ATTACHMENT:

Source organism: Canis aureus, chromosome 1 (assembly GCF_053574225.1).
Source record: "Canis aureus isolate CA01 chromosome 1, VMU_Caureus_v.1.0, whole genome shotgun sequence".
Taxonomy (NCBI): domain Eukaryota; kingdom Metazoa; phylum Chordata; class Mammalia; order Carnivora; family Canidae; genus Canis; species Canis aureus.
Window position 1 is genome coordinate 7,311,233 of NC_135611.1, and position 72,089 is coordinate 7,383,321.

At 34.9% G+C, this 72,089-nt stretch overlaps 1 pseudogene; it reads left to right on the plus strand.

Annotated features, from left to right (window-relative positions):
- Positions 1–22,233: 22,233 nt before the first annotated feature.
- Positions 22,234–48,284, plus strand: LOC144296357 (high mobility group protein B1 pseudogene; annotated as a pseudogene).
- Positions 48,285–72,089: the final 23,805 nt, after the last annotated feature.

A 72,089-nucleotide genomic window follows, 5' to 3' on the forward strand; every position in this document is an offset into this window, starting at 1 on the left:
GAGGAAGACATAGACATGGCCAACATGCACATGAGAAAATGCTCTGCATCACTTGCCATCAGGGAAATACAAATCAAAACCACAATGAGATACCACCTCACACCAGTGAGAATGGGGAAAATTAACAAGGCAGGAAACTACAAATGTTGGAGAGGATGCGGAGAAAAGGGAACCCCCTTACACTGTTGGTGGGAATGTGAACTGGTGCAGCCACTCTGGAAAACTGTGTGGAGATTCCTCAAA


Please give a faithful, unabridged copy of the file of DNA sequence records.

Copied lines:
Source organism: Canis aureus, chromosome 1 (assembly GCF_053574225.1).
Source record: "Canis aureus isolate CA01 chromosome 1, VMU_Caureus_v.1.0, whole genome shotgun sequence".
Taxonomy (NCBI): domain Eukaryota; kingdom Metazoa; phylum Chordata; class Mammalia; order Carnivora; family Canidae; genus Canis; species Canis aureus.
Window position 1 is genome coordinate 7,311,233 of NC_135611.1, and position 72,089 is coordinate 7,383,321.

At 34.9% G+C, this 72,089-nt stretch overlaps 1 pseudogene; it reads left to right on the plus strand.

Annotated features, from left to right (window-relative positions):
- Positions 1–22,233: 22,233 nt before the first annotated feature.
- Positions 22,234–48,284, plus strand: LOC144296357 (high mobility group protein B1 pseudogene; annotated as a pseudogene).
- Positions 48,285–72,089: the final 23,805 nt, after the last annotated feature.

A 72,089-nucleotide genomic window follows, 5' to 3' on the forward strand; every position in this document is an offset into this window, starting at 1 on the left:
GAGGAAGACATAGACATGGCCAACATGCACATGAGAAAATGCTCTGCATCACTTGCCATCAGGGAAATACAAATCAAAACCACAATGAGATACCACCTCACACCAGTGAGAATGGGGAAAATTAACAAGGCAGGAAACTACAAATGTTGGAGAGGATGCGGAGAAAAGGGAACCCCCTTACACTGTTGGTGGGAATGTGAACTGGTGCAGCCACTCTGGAAAACTGTGTGGAGATTCCTCAAA